Megalithic Observatories

In the mid-twentieth century, the engineer Alexander Thom proposed that many British megalithic monuments functioned in prehistory as devices for observing the sun, moon, or stars. Actually, the horizon was the real observing instrument. Given a sufficiently distant horizon, and provided that the observing position is closely enough defined, then any clear, unmistakable horizon feature such as a jagged hilltop or a sharp notch between two steep slopes can be used to pinpoint a particular direction. From the right observing position, the notch or other feature can be used as a foresight marking the rising or setting point of a celestial body to remarkable precision, perhaps to as little as a few arc minutes. For instance, the difference in the rising or setting position of the sun on the solstice and a couple of days earlier or later is normally imperceptible. However, by choosing a suitable observing position and horizon notch, an oberserver could distinguish the solstice, Thom observed, on the basis of whether or not a brief flash of sunlight from the very edge of the sun's disc appeared in the notch. Many megalithic monuments, he claimed, marked both the place to stand and the direction in which to look. They could, in this sense, appropriately be labeled "observatories." Classic examples include the stone row at Bal-

lochroy and the standing stone at Kintraw, both near the coast of Argyll, western Scotland.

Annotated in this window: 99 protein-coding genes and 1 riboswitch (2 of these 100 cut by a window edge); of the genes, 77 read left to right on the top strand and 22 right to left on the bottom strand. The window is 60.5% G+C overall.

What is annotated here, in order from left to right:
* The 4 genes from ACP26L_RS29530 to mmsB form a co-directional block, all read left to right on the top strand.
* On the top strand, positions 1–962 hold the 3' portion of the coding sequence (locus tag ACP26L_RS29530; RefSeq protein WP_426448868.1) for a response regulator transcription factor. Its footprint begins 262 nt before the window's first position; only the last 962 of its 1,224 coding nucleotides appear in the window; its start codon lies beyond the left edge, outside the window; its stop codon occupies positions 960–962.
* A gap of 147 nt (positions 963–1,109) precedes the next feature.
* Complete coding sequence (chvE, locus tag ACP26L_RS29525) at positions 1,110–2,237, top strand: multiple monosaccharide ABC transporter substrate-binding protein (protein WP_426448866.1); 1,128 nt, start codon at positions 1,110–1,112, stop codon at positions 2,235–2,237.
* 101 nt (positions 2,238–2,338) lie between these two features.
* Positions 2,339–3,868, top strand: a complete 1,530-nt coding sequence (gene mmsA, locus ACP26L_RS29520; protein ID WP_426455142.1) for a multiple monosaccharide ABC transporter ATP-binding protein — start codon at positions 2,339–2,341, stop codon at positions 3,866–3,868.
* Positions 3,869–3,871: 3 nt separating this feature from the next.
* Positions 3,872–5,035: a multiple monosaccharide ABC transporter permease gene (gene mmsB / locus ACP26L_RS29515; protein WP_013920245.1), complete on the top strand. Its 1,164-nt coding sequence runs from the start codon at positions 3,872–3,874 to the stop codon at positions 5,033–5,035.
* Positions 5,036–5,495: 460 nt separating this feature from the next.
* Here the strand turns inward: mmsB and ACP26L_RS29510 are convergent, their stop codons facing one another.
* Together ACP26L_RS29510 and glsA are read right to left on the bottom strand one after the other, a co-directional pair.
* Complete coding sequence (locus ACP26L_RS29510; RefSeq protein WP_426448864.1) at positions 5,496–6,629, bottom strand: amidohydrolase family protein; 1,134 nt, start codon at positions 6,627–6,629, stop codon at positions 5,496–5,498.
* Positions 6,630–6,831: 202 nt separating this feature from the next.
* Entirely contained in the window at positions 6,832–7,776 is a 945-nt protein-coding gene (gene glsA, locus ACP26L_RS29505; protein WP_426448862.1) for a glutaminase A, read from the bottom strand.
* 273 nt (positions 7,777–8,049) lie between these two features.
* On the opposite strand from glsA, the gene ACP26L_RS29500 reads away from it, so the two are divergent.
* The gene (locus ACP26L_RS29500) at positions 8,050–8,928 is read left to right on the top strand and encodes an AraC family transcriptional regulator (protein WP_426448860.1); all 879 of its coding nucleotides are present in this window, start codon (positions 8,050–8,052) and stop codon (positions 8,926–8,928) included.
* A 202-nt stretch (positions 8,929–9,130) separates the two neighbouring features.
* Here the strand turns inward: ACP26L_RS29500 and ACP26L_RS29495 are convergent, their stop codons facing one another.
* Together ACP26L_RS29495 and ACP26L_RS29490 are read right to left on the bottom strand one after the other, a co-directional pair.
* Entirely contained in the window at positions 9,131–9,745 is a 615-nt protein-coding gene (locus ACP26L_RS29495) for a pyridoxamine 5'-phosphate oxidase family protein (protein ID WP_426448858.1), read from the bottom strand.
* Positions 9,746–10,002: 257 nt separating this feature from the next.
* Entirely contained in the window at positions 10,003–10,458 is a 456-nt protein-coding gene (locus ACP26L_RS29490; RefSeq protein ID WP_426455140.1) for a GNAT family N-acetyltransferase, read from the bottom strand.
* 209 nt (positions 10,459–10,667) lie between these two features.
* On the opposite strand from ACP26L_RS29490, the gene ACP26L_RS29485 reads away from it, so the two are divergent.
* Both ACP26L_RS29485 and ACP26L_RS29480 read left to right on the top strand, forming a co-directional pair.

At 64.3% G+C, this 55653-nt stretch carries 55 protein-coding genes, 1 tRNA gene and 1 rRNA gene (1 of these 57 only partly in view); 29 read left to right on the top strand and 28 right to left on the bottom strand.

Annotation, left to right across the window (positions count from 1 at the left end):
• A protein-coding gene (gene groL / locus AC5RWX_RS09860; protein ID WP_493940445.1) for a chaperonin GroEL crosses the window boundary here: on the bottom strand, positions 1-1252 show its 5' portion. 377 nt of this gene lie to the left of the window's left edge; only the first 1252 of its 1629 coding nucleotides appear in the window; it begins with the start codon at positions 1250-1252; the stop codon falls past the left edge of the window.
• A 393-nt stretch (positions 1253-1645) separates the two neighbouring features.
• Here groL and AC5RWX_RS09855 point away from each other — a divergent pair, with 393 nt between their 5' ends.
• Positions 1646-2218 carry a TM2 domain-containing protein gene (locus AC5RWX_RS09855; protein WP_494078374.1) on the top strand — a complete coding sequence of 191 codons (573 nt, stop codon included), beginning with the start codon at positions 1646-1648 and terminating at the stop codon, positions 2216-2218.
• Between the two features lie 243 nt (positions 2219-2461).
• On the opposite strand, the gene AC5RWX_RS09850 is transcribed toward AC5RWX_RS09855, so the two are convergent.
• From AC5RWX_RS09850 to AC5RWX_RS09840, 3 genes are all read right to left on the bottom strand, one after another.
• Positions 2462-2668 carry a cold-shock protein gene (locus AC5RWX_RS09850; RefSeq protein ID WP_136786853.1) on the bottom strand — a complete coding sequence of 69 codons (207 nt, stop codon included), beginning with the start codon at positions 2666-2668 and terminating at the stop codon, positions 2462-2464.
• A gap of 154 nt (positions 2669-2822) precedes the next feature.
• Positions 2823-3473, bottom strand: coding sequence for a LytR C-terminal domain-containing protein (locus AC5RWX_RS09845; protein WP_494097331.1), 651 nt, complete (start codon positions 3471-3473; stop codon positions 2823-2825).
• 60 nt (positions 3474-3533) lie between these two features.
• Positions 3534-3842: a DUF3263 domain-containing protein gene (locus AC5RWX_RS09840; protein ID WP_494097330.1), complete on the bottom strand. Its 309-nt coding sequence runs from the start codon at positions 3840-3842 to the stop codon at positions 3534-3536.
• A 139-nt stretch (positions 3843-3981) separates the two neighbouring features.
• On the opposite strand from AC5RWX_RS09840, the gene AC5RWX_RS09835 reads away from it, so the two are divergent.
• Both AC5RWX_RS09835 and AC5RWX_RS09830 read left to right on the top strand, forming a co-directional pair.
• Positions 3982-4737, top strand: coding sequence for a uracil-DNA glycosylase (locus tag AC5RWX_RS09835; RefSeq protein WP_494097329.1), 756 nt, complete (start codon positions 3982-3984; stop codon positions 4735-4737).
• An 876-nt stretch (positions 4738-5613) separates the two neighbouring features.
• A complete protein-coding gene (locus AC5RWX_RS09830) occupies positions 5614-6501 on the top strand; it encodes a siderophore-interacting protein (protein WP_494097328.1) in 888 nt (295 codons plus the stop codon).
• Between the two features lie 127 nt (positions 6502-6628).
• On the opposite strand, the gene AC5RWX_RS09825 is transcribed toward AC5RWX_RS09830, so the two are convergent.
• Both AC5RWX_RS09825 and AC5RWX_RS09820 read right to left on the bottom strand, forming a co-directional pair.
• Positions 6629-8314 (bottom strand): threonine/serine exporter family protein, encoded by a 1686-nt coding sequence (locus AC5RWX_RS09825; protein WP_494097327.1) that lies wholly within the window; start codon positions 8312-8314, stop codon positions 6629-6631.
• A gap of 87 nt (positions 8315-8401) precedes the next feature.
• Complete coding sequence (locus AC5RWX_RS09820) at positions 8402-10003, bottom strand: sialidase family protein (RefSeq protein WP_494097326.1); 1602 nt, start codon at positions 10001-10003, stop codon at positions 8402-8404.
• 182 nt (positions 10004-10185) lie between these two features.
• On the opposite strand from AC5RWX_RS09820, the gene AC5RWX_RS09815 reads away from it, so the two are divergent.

Thom's ideas of high-precision alignments have not withstood the test of time. During the 1970s and 1980s many problems came to light, including day-to-day variations in atmospheric refraction, and extinction in the case of stars; and many difficulties were found with Thom's selection of data (see, for example, Brodgar, Ring of). Many archaeologists were deeply suspicious from the outset of the idea of "observatories" in prehistory. They did not necessarily dismiss out of hand the possibility of deliberate astronomical alignments; what disturbed them was the idea that monumental alignments were used primarily as observing devices. Surely, if the aim was merely to mark a rising or setting position, one could simply use a temporary marker such as a wooden stake, as is done by sun-watchers among the Mursi in Ethiopia. There would be no need to go to all the bother of erecting big stones. Given that big stones were used, it would seem more likely that they were encapsulating an alignment that was already well known, perhaps using it for symbolic or ceremonial purposes. This would be entirely consistent with the human tendency, identified by anthropologists, to encapsulate relationships of cosmological significance in monumental architecture. This sort of explanation also fits well with the lower-precision alignments that are more commonly indicated by research in archaeoastronomy today.

See also:

Cosmology; Palaeoscience; Science or Symbolism?

Ballochroy; Brodgar, Ring of; Kintraw; Megalithic Monuments of Britain and Ireland; Mursi Calendar.

Extinction; Refraction.

References and further reading

Ruggles, Clive. Astronomy in Prehistoric Britain and Ireland, 1-81. New Haven: Yale University Press, 1999.

Thom, Alexander. Megalithic Lunar Observatories. Oxford: Oxford University Press, 1971.

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